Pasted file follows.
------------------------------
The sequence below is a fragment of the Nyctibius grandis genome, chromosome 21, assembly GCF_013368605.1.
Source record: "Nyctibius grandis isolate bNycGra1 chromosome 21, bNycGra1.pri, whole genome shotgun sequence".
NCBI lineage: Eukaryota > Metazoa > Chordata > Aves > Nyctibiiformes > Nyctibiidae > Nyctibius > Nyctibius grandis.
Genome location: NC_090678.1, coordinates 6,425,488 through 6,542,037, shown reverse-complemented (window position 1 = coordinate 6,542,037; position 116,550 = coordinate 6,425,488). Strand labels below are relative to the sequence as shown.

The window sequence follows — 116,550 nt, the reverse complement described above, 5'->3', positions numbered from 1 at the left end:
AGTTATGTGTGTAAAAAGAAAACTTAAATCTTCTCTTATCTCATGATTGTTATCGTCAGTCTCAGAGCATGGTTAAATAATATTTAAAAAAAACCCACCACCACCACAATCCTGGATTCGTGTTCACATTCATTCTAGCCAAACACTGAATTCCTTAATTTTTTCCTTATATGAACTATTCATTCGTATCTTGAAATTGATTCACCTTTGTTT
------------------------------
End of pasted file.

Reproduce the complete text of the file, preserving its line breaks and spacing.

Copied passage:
The sequence below is a fragment of the Nyctibius grandis genome, chromosome 21, assembly GCF_013368605.1.
Source record: "Nyctibius grandis isolate bNycGra1 chromosome 21, bNycGra1.pri, whole genome shotgun sequence".
NCBI lineage: Eukaryota > Metazoa > Chordata > Aves > Nyctibiiformes > Nyctibiidae > Nyctibius > Nyctibius grandis.
Genome location: NC_090678.1, coordinates 6,425,488 through 6,542,037, shown reverse-complemented (window position 1 = coordinate 6,542,037; position 116,550 = coordinate 6,425,488). Strand labels below are relative to the sequence as shown.

The window sequence follows — 116,550 nt, the reverse complement described above, 5'->3', positions numbered from 1 at the left end:
AGTTATGTGTGTAAAAAGAAAACTTAAATCTTCTCTTATCTCATGATTGTTATCGTCAGTCTCAGAGCATGGTTAAATAATATTTAAAAAAAACCCACCACCACCACAATCCTGGATTCGTGTTCACATTCATTCTAGCCAAACACTGAATTCCTTAATTTTTTCCTTATATGAACTATTCATTCGTATCTTGAAATTGATTCACCTTTGTTT